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Is racism wrong?

Russian philosopher Vladimir Solovyov once said, “Modern people believe this: man descended from apes. Therefore, let us love one another.”

Robin Schumacher
Courtesy of Robin Schumacher

Of course, Solovyov made his statement in a mocking fashion. Despite attempts from secular philosophers and ethicists who try to assert that an evolutionary-based altruism instinct or other such thing impels us to do good to others, Solovyov is right – you can’t link traditional evolutionary teaching and objective morality together.

And yet, perhaps more than ever in the history of humanity, there is widespread belief in the equal treatment of others; that we should be working for the betterment of all people, especially those who are poor, marginalized and oppressed. The only odd thing about that is it contradicts everything we know about naturalistic teaching.

As Solovyov says, most people believe that we came from an unguided process of natural selection, a survival of the fittest where the strong eats the weak, a nature red in tooth and claw. And we’re told it’s been that way for billions of years.

But now all that must stop.

Even though we’re taught that is how nature has worked, and still works, its methods no longer apply to humanity. Greater nations must not overcome lesser nations, fortunate or stronger individuals must not overpower less fortunate or weaker individuals.

And the reason why? Because it’s “wrong”.

Naturalism knows no such thing as “wrong” in that sense. Like humanist Paul Kurtz said, “If man is a product of evolution, one species among others, in a universe without purpose, then man’s option is to live for himself.”

Evolutionary William Provine admitted, “When Darwin deduced the theory of natural selection to explain the adaptations in which he had previously seen the handiwork of God, he knew that he was committing cultural murder. He understood immediately that if natural selection explained adaptations, and evolution by descent were true, then the argument from design was dead and all that went with it, namely the existence of a personal god, free will, life after death, immutable moral laws, and ultimate meaning in life.”

You can’t get here from there

Though difficult to accept, Kurtz and Provine’s conclusions are inescapable if we’re just animals living in a meaningless and purposeless universe. But our schizophrenic secular culture today demands both a commitment to naturalism and objective morality, which is impossible. On the one hand it wants freedom from any transcendent Creator who might impose absolute moral obligations on it, but on the other, it wants to impose its ever-changing-but-absolute-for-right-now moral obligations on others.  

The question is, how does our culture support its ethics without God? The natural universe can’t provide an answer because you can’t get moral grounding from amoral matter; it’s metaphysically impossible.

Our democratic process and culture is anything but objective and stable. Moreover, activists have proven they will work tirelessly to overturn laws decided by the majority. Add to that the fact that there are multiple cultures in the world; what one may deem morally correct another could reject.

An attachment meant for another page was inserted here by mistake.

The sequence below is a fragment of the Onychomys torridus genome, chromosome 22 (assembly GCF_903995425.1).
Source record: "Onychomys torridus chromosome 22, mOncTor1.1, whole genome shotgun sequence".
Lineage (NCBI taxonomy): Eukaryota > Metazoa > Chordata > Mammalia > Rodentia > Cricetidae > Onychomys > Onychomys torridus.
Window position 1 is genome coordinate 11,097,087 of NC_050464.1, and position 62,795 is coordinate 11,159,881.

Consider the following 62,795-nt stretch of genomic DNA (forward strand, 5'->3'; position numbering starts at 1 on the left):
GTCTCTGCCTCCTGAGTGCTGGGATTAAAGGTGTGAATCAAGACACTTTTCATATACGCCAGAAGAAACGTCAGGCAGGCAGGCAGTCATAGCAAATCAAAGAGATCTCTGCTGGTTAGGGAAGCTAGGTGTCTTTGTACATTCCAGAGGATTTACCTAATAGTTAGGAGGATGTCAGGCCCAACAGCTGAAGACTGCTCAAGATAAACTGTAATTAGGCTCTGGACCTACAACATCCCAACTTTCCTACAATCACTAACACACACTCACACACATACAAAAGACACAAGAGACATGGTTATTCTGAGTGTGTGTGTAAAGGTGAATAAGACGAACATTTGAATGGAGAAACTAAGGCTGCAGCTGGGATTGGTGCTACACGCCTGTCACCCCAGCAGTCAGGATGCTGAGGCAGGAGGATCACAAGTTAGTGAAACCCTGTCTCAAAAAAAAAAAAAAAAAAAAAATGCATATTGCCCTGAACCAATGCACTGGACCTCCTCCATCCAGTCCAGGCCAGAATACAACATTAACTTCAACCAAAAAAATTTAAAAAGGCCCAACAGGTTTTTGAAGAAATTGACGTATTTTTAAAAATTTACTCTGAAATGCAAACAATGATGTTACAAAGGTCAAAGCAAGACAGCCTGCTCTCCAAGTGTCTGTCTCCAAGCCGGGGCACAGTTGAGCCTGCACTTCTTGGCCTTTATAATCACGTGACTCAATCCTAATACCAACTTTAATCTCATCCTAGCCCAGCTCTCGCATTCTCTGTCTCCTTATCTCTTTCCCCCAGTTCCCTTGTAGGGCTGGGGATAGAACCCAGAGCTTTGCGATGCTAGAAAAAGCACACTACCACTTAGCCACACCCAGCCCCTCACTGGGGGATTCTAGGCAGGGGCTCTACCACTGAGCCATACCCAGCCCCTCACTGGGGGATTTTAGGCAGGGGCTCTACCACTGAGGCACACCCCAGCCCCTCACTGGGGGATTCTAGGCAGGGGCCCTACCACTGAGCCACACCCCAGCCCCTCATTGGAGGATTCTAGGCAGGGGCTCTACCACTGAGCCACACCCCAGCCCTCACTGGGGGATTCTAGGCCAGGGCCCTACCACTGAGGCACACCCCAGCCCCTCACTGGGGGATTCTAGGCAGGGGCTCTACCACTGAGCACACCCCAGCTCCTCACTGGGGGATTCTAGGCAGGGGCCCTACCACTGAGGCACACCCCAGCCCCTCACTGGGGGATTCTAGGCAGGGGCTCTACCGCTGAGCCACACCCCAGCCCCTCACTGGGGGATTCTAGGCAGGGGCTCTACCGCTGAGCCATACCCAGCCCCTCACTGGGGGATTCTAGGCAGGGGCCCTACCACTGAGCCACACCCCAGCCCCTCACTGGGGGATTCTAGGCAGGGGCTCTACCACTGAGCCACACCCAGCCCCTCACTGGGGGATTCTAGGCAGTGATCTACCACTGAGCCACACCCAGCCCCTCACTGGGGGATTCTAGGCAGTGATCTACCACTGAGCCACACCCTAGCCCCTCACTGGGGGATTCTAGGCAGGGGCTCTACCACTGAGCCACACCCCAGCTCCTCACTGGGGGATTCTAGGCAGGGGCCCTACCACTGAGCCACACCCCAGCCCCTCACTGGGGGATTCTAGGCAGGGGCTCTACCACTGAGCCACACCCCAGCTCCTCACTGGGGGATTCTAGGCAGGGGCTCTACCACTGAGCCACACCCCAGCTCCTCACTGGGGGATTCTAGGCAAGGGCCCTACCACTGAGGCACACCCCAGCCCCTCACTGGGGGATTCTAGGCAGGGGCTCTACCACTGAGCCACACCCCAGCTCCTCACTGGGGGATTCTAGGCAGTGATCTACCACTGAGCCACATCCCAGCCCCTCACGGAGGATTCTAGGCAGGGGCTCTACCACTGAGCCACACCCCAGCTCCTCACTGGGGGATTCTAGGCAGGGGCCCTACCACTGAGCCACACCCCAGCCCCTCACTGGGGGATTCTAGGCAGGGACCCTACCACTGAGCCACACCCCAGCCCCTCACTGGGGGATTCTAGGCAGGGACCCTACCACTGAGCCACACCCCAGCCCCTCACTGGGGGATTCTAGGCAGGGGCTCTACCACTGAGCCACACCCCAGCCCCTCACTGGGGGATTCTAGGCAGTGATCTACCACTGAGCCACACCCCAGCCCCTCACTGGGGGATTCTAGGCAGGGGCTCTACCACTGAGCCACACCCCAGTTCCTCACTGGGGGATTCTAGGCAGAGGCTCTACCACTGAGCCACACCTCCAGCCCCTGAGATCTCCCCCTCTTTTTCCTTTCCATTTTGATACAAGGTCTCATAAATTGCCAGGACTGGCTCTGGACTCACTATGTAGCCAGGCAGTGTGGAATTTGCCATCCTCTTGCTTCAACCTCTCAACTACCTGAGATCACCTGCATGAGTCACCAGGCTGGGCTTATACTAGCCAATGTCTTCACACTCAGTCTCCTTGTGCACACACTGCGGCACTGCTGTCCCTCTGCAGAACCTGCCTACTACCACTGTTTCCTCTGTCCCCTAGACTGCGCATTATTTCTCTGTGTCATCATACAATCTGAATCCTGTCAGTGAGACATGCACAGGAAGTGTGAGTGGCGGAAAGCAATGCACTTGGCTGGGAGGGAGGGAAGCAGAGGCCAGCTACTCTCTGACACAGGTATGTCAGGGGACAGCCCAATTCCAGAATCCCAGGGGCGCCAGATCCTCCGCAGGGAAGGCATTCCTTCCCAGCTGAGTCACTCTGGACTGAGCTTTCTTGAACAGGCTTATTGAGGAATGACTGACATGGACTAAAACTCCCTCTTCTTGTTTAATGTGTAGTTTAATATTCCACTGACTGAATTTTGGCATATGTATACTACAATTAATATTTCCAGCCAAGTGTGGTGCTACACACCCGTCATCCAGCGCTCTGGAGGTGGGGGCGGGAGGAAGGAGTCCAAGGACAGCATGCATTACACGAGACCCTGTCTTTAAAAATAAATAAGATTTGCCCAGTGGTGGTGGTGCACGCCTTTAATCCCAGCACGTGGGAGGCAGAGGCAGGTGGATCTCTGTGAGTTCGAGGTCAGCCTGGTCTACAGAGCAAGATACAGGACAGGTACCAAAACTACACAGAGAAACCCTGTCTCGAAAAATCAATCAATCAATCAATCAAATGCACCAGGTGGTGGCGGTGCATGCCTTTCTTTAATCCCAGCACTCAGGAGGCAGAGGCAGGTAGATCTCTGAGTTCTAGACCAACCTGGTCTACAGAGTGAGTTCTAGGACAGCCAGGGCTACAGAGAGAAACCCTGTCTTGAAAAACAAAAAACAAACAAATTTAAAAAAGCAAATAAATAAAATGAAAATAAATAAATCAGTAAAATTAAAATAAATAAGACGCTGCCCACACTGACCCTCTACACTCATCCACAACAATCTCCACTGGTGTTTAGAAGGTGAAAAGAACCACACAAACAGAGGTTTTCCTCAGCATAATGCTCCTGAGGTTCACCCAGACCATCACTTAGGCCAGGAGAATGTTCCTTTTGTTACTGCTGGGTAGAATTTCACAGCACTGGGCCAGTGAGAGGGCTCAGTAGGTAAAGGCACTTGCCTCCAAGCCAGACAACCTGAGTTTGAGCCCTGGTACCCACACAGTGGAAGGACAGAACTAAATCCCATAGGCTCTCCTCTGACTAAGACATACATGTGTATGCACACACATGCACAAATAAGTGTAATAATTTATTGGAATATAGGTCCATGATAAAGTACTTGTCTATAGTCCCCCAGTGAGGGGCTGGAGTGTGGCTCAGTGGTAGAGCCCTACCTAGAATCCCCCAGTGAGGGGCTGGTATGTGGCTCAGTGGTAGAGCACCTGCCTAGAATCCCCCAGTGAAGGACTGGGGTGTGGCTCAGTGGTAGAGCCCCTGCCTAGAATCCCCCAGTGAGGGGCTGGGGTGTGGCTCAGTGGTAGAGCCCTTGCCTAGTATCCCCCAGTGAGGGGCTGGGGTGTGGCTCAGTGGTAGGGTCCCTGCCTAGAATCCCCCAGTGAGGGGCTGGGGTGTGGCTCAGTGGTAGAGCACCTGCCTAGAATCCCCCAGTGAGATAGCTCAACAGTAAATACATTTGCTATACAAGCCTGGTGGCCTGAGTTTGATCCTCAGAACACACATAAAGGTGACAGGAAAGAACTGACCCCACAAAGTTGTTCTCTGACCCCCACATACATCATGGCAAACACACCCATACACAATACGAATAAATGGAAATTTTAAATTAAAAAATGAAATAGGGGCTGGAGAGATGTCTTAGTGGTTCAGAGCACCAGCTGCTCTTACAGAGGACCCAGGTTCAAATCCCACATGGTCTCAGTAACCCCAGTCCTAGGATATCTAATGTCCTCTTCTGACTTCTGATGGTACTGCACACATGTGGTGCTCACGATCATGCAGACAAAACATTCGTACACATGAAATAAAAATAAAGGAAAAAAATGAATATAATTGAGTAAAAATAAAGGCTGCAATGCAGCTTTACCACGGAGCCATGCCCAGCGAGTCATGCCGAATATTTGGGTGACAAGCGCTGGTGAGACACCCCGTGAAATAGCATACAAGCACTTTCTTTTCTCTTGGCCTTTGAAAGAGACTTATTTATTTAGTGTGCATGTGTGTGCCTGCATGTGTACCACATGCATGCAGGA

Science can’t help because as Einstein noted: “You are right in speaking of the moral foundations of science, but you cannot turn round and speak of the scientific foundations of morality.”

Individual opinion doesn’t work because everyone lives in societies where individual opinions clash every second of every day. That puts you back at the sad ending of the Old Testament book of Judges, which describes our current culture pretty well: “everyone did what was right in his own eyes” (Judges 21:25).

This is why the founders of the United States grounded the equality of all people in God; our Declaration of Independence says, “We hold these truths to be self-evident, that all men are created equal, that they are endowed by their Creator with certain unalienable rights, that among these are Life, Liberty and the pursuit of Happiness.”

You won’t find a statement made by any other nation like this – moral grounding, human worth and rights based on a divine creative act.

This is consistently overlooked by our secular society that forgets (1) a government big enough to give you your rights is big enough to take them away, and (2) morals not based in God devolve into pure opinion. As an example, former politician and president of the Human Rights Campaign Cheryl Jacques, who fought so hard for same-sex marriage, had this to say as to why polygamy shouldn’t be legalized: “Because I don’t approve of that.”[1] 

So is racism wrong? Should we work to help those struggling in poverty? Do we respect all people and affirm their innate moral worth?

Absolutely. But why?

On the one hand, you have the teachings of naturalism, which Richard Dawkins sums up as: “Life has no design, no purpose, no evil and no good, nothing but blind pitiless indifference.”

On the other, you have the truth of Christianity. And in contrast to Vladimir Solovyov’s thinking, Christians believe this: humanity was created in the image of God. Therefore, let us love one another.


[1] CNN Crossfire (February 24, 2004), Transcript #022401CN.V20.

Robin Schumacher is an accomplished software executive and Christian apologist who has written many articles, authored and contributed to several Christian books, appeared on nationally syndicated radio programs, and presented at apologetic events. He holds a BS in Business, Master's in Christian apologetics and a Ph.D. in New Testament. His latest book is, A Confident Faith: Winning people to Christ with the apologetics of the Apostle Paul.

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